The John A. Hartford Foundation recently put up $1.55 million to shine a light on abuse suffered by older Americans. The grant will go to the Education Development Center, which will train six hospital emergency departments on how to identify and address signs of elder abuse.
Few foundations support work that deals exclusively with older Americans. Even as some 10,000 baby boomers retired each day, a trend that’s reshaping the nation—creating both new opportunities and new problems—funders tend to be tuned out. John Feather, the CEO of Grantmakers in Aging, told us last year that the general sentiment around charitable giving is: “Children are an investment; older people are an expense. While few people would say it as bluntly as that, we see it all the time. It’s not that older people’s programs are bad, it’s just that, you know, there’s not return on that investment like there is if you do early childhood development programs for kids.”
The Hartford Foundation sees things different. And its leadership in the aging space leaves it open to funding a range of issues—many of which are largely ignored by other foundations.
It’s estimated 10 percent of Americans over 60 experience some form of abuse from caretakers. Experts put that number from 1 to 5 million Americans. Still, only about one in 14 cases are reported, researchers estimate. That’s why training medical experts to spot the signs is so crucial.
“Unlike older adults with other high-risk conditions, those who experience abuse are much less likely to seek help,” said Rebecca Jackson Stoeckle, the center’s vice president and director of private sector partnerships. “They may be impaired, ashamed, isolated, or dependent on a caregiver who is the perpetrator of the abuse.”
“This project will equip emergency departments, which disproportionately care for older persons with known risk factors for elder mistreatment, to identify and address elder mistreatment.”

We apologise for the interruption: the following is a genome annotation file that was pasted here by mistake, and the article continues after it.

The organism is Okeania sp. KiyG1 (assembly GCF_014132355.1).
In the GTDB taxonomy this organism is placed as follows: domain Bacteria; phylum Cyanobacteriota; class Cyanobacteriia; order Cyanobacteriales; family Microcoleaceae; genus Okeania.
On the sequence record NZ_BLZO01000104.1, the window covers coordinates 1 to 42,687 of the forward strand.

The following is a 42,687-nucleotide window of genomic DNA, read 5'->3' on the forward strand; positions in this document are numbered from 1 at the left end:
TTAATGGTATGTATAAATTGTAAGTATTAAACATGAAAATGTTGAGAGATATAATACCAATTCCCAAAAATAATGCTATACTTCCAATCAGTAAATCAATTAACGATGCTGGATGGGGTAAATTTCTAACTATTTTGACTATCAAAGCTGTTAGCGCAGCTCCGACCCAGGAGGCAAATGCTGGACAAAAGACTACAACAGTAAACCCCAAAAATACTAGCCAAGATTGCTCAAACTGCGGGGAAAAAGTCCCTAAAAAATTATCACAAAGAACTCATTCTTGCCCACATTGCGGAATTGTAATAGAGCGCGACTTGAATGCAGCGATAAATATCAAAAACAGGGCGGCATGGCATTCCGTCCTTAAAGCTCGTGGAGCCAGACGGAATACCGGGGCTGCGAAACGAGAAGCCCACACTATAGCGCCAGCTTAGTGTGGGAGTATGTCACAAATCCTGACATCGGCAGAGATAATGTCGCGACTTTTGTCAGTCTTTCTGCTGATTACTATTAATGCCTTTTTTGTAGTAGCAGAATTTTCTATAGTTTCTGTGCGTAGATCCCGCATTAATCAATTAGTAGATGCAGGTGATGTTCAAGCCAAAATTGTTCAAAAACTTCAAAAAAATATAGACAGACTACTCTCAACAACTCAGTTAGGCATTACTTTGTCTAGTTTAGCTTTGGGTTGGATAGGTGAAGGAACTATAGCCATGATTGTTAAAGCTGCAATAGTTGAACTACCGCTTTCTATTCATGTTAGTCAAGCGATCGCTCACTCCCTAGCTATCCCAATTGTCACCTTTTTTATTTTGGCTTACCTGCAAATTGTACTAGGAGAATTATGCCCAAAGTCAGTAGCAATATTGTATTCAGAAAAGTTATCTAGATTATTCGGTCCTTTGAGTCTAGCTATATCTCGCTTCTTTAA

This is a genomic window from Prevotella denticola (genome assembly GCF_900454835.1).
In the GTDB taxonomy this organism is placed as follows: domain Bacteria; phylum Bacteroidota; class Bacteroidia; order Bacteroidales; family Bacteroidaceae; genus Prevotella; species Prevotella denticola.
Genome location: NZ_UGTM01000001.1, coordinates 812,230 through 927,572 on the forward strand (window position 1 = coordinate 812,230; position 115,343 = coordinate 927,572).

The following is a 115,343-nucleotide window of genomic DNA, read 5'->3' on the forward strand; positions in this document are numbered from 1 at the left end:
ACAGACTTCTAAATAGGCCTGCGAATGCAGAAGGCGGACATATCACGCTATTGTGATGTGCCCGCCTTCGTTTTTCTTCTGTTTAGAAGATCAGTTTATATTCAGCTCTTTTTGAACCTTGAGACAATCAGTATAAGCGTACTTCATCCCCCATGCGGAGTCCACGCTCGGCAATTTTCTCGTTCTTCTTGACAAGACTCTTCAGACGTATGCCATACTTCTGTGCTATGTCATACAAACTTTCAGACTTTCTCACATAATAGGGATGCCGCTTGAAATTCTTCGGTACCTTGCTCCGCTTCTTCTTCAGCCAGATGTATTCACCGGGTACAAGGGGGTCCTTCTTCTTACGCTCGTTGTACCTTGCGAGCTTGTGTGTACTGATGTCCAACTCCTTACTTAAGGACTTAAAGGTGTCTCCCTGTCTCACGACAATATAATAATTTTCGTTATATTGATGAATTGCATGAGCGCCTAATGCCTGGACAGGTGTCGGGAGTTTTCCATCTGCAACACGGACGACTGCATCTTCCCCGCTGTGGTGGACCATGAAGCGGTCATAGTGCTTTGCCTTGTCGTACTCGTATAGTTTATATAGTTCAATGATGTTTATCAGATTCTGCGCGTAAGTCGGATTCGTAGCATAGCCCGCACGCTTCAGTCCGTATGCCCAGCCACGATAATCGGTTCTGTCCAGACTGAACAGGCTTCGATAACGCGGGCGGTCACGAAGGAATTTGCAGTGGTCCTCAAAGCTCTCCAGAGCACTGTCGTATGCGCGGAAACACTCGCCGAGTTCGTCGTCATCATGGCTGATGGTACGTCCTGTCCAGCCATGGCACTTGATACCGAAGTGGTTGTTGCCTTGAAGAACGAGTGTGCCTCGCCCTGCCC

As part of the Hartford grant, the Education Development Center will implement and test the Elder Mistreatment Emergency Department Care Model at six diverse emergency departments over the course of two and a half years.
As part of the work, the center will also partner with organizations in California, Massachusetts, New York and Texas that focus on elder care. The partnerships will center on developing training materials and working with clinical leaders to ready the model to scale nationally in the future.
The Education Development Center is a nonprofit that focuses on designing, implementing and evaluating complex programs. Its areas of interest include education, health and economic opportunity. The Hartford Foundation chose the center in part for its track record for scaling complex work, said Terry Fulmer, the foundation’s president.
“This project has the ambitious goal of working toward universal screening in emergency departments of all older adults who may be victims of elder mistreatment,” Fulmer said. “This pilot is a visionary approach for all of us caring for the health of older adults, working together with our emergency departments and health centers to create age-friendly health systems.”
Few foundations focus on eldercare the way that Hartford does. The foundation’s singular focus allows it to explore several different facets of the field through its funding. This gift was on elder abuse, but in the past the foundation has also given significantly to diabetes prevention, end of life care and strengthening the workforce that cares for the elderly.
A few other foundations also get in on this type of work. The Archstone Foundation in Long Beach and the Gary and Mary West Foundation in San Diego also focus extensively on elder care. The AARP Foundation, unsurprisingly, does as well. The foundation mostly focuses on affordable housing for the elderly, but lately has branched out into social isolation as well.
The Robert Wood Johnson Foundation’s work has overlapped with aging here and there. At one point, the foundation used to do more work on end-of-life issues and still supports some work in the field. The foundation’s work on causes like social isolation may also deal with the elderly, because older Americans experience those too.
For the most part, that’s the type of work advocates for elder care within philanthropy push foundations to take on. Those advocates work to convince foundations to take older Americans into consideration as they sponsor broader work—whether that’s in complex health care, transportation, economic security or housing.